UK Prime Minister Tony Blair has met his Israeli counterpart at the start of a weekend visit to the Middle East.
Mr Blair said the stability of the Middle East was essential to the rest of the world, including the UK.
On the recent Lebanon conflict, Mr Blair said he wanted to work to make sure the UN resolution that ended the conflict was fully implemented.
Israeli Prime Minister Ehud Olmert said he was ready to begin talks with Palestinian President Mahmoud Abbas.
But his first priority, he said, was the release of the Israeli soldier captured by Palestinian militants earlier this year.
However, he said he attached no conditions to a meeting with Mr Abbas, at that the meeting could actually benefit the captured soldier.
BBC diplomatic correspondent Jonathan Marcus says Mr Blair is intent on a world role despite acknowledging his imminent retirement from office.
He has said he will resign within a year but has not given a firm date for his departure.
'No new plan'
Mr Blair discussed the fragile ceasefire between Israel and Hezbollah and the Israeli-Palestinian conflict.
But Downing Street sources said earlier he was carrying no new plan with him and simply wanted to listen and try to get a measure of the new situation on the ground.
At a news conference with Mr Olmert, he said he thought that, although the Middle East was at a difficult point in its history, peace could still be achieved with goodwill and the right leadership.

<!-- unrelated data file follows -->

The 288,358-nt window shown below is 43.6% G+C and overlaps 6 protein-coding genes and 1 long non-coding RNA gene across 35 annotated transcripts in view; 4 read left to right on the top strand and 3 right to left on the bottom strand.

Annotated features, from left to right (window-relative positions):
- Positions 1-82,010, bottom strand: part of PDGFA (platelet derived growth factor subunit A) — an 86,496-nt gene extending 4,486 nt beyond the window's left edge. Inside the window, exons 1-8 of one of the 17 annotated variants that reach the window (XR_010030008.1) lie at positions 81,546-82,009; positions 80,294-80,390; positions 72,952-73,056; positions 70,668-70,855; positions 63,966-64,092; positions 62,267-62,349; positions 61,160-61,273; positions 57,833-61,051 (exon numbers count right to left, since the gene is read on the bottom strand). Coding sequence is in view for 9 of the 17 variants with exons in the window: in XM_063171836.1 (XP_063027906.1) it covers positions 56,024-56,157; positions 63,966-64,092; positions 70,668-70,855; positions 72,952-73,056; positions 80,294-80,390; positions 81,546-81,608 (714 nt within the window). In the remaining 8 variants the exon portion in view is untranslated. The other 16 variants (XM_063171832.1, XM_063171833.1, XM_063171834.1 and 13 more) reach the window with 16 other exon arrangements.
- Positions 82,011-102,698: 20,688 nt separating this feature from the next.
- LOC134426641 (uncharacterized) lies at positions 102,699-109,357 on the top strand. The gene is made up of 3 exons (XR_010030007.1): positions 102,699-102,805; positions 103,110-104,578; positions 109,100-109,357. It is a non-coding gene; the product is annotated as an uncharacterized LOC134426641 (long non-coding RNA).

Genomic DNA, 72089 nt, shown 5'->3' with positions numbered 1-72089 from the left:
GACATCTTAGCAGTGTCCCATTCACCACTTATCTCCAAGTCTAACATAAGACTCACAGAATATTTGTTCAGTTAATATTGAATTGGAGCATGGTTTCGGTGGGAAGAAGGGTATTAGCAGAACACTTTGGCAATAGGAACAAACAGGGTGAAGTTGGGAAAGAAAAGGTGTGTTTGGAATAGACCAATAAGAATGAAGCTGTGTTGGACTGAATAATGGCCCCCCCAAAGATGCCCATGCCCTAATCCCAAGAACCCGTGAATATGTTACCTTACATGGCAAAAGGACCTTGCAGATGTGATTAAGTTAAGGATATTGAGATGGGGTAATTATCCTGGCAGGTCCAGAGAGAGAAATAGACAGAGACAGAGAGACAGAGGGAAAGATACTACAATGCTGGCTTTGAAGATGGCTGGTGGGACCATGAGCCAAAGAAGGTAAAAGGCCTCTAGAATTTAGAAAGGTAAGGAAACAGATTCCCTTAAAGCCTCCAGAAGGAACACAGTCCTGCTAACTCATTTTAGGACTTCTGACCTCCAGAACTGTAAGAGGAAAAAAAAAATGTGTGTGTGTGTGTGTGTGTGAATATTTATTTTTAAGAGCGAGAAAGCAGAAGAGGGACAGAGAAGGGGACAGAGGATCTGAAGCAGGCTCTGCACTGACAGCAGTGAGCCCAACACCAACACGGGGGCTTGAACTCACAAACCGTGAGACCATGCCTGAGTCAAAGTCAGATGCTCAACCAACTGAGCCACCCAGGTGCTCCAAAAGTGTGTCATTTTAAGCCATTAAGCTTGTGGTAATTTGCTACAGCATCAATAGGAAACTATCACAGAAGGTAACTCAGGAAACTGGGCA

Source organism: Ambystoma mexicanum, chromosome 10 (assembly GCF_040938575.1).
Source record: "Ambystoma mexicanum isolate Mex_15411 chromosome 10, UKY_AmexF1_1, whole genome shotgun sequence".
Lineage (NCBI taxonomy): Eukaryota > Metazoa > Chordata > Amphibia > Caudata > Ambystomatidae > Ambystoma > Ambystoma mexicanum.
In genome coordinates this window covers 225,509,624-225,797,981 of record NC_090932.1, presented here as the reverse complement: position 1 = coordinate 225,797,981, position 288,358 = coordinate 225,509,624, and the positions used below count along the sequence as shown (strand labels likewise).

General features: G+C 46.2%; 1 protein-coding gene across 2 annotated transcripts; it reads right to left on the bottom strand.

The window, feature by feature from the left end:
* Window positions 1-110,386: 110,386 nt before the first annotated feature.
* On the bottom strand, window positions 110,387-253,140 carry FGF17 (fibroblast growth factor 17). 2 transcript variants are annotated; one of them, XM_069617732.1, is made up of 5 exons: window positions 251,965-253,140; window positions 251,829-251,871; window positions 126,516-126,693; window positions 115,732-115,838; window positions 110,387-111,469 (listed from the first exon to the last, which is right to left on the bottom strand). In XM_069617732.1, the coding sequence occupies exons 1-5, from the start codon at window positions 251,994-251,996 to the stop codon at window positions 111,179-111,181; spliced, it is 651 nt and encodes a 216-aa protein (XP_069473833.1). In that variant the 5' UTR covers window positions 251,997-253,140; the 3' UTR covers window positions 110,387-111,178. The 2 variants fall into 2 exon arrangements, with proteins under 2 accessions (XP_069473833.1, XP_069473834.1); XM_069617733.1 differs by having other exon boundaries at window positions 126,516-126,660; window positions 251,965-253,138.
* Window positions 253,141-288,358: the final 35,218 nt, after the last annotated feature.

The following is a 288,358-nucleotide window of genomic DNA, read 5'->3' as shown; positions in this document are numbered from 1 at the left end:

The UN resolution on the Lebanon ceasefire could contribute to this, he said.
"If 1701 is implemented fully then this will be a major strategic advance for peace in the region," he said.
"We will do everything we can so that the resolution is implemented."
Our correspondent says there is a certain irony about the visit, in that it is his closeness on policy towards the region to the Bush administration which in many ways has undermined his position at home.
But Mr Blair defended his friendship with the US, saying it was not a mistake to stand shoulder to shoulder with Washington after the 11 September 2001 attacks.
Testing the water
His refusal to call for an immediate cease-fire during the recent Lebanon crisis, has been seen by his critics as providing perhaps the final nail in his political coffin, our correspondent says.
One of his main aims during this trip was to bolster support for resolution 1701.
He was also seeking to test the waters to see how the broader peace process can be moved forward.
However, the BBC's Matthew Price in Jerusalem says Israel is in no mood for peace negotiations and is also playing down expectations.
The Palestinians, meanwhile, feel that the UK, like much of the international community, has ignored their suffering, and would like Mr Blair to back up his own words about peace here with deeds, he says.